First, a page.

Insurance bullshit
As it turns out, apparently the radiology center was correct and I had to pay my entire deductible for the scan because I have SHITTY-ASS INSURANCE (this is new insurance for us since May b/c Hub changed jobs). I’ve never had to pay anything for CT’s or x-rays or blood work when I go to a lab/radiology center. And I also see now having inspected the insurance more deeply that they don’t even cover 3D mammograms. And not only do I pay deductibles for all this shit, but I also have to pay 10% co-insurance. Let’s not forget that I have a huge deductible for out-of-network which means they aren’t even close to covering any of my sessions with T. I seriously thought that we had the most obnoxioiusly horrendous insurance until Hub got a job offer from someplace new and we found that they were offering something called an EPO, which would cost us $50 more a month than we’re paying now and offer us waaaaaay  less coverage. Apparently EPOs are the “new” thing that are essentially HMOs without needing referrals to see specialists, plus they have higher deductibles and cover fewer things. And insurance companies are suckering people in because they think the EPO is more like a PPO (higher level of coverage and out-of-network coverage) when in fact they are more like HMOs. So insurance companies are yet again screwing customers with lies and deceptions. Woo-hoo. Hub, in fact, turned down the job because of the health insurance and was then told the next day that he was the second “high profile” candidate in recent weeks to turn down positions because of the health insurance.

Primary care doctor
My last appointment with my PCP left me with the suggestion to go see a sleep doctor and/or the infectious disease doctor for chronic fatigue syndrome. She also told me she won’t write a note to the insurance company that indicates I have myofascial pain syndrome without me coming back in for yet another appointment–which will cost me even more money–so that insurance might consider covering some small portion of my trigger point therapy. (Neither would the neurologist, despite the fact that MPS is supposedly a neurology classified syndrome AND I was IN HIS OFFICE when I asked him.)

And so, here I am, in the same place with no plan forward. I am pushing myself to do more to see if I can just IGNORE the symptoms away. My imbalance is bad and I’m struggling to keep myself upright. I DID drive myself to PT on Monday, but it is literally five minutes from my house, on two roads that see minimal traffic. When I talked to my PT person, she said she had a client who was diagnosed with a virus who had horrible fatigue for over a year…but that after that she was fine.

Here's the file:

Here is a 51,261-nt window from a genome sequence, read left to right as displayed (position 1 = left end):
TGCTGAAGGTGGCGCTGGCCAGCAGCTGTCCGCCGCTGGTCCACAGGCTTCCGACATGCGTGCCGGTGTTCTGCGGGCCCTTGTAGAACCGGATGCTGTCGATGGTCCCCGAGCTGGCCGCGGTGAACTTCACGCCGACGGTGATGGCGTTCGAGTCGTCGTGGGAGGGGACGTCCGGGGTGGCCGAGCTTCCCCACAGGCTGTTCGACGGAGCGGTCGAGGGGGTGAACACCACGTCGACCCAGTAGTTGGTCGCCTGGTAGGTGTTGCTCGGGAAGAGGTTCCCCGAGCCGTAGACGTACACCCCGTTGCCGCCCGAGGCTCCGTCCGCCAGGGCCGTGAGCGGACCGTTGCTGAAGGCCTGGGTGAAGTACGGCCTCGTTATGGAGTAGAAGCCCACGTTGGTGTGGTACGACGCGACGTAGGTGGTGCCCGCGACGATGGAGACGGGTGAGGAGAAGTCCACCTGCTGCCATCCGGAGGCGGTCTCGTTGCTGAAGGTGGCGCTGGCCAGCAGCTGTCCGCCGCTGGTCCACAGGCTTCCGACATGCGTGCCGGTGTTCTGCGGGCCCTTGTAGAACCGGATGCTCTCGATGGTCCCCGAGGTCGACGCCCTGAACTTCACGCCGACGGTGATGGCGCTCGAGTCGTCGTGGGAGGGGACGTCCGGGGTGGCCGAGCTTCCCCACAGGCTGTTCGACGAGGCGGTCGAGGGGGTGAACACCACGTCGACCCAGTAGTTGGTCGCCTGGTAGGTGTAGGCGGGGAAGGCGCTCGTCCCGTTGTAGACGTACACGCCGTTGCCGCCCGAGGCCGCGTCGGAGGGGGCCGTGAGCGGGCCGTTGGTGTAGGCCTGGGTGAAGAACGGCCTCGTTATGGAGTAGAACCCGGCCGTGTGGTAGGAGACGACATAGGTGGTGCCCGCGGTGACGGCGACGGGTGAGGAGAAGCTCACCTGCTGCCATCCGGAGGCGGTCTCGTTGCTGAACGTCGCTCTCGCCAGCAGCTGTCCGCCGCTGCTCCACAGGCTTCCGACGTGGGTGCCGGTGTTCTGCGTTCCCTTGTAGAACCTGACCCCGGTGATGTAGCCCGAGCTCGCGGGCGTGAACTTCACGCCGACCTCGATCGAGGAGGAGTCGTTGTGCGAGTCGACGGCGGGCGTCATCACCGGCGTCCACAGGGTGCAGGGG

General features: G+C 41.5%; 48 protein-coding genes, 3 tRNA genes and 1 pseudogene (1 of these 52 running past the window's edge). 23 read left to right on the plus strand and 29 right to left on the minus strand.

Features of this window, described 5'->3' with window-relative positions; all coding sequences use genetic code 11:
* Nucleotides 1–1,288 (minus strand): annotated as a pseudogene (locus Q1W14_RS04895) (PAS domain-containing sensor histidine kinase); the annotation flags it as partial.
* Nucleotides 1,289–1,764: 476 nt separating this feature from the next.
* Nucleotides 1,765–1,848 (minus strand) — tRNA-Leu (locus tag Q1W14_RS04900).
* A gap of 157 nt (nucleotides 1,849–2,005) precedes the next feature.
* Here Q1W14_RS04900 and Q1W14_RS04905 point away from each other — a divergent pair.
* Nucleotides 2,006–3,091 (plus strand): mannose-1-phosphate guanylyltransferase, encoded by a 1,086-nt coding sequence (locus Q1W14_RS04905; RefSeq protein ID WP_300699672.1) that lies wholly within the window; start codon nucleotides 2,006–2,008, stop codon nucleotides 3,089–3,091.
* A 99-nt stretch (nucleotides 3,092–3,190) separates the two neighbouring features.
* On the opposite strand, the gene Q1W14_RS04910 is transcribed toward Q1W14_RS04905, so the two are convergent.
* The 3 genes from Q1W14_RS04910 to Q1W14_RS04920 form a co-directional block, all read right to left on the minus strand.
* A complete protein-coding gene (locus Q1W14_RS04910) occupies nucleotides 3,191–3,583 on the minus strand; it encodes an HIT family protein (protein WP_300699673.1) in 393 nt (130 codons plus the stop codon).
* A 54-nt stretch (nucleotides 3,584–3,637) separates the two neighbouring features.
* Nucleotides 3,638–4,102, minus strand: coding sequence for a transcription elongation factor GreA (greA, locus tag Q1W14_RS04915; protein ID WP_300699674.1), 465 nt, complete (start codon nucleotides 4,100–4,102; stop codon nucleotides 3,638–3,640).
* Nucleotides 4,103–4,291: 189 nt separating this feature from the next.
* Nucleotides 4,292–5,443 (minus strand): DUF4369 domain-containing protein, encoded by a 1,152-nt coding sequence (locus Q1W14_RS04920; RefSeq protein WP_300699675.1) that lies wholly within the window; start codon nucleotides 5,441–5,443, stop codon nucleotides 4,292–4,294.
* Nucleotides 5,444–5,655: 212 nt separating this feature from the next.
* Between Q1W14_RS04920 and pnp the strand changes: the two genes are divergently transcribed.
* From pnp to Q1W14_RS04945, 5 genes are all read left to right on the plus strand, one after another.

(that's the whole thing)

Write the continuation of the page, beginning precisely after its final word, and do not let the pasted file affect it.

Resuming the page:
I am burned out on doctors. I don’t know what I’m going to do now. Wake up, step forward, keep going. Try not to let my anxiety get the better of me as much as it has. Accomplish things when I can and celebrate when I do. Rest as needed.

 

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A year ago

A year ago at this time, I was on the down-slide of my “Prilosec-fever.” I was at the beginning stages of lethargy, I had already cut out all carbs and sugar–cold turkey–and I was falling deeply into depression. I ate very little and was barely leaving my bed. I was paranoid and having panic attacks. I had no idea what was happening to me, but it was both physical and psychological. I thought I was going crazy…I thought my brain was broken, along with my body.

Today, I’m driving and taking care of a lot of things due to my husband’s ankle problem (poor boy is in a walking cast now). I’m cooking for a get-together on Saturday, I’m grocery shopping without Hub (something I hadn’t done in years), and running errands on my own. I’m going to PT twice a week and seeing T every other week…driving myself to nearly all appointments. I’m doing laundry and taking care of the dogs, traveling out of state with family, and a few weekends ago I helped my parents setup for, run, and breakdown a yard sale.

And I’m still afraid. I’m afraid that this is all temporary and any day I will fall backwards into the pit I was in a year ago. I’m SO much more mindful of things today, of where I am physically and mentally, but I’m still afraid. I let these thoughts drift through my consciousness, but I don’t linger on them. I don’t want to dwell, I want to live in the moment and move forward in the state I am in now. I try very hard. I often wonder if other people have to try this hard to be “normal.” (whatever “normal”  means.)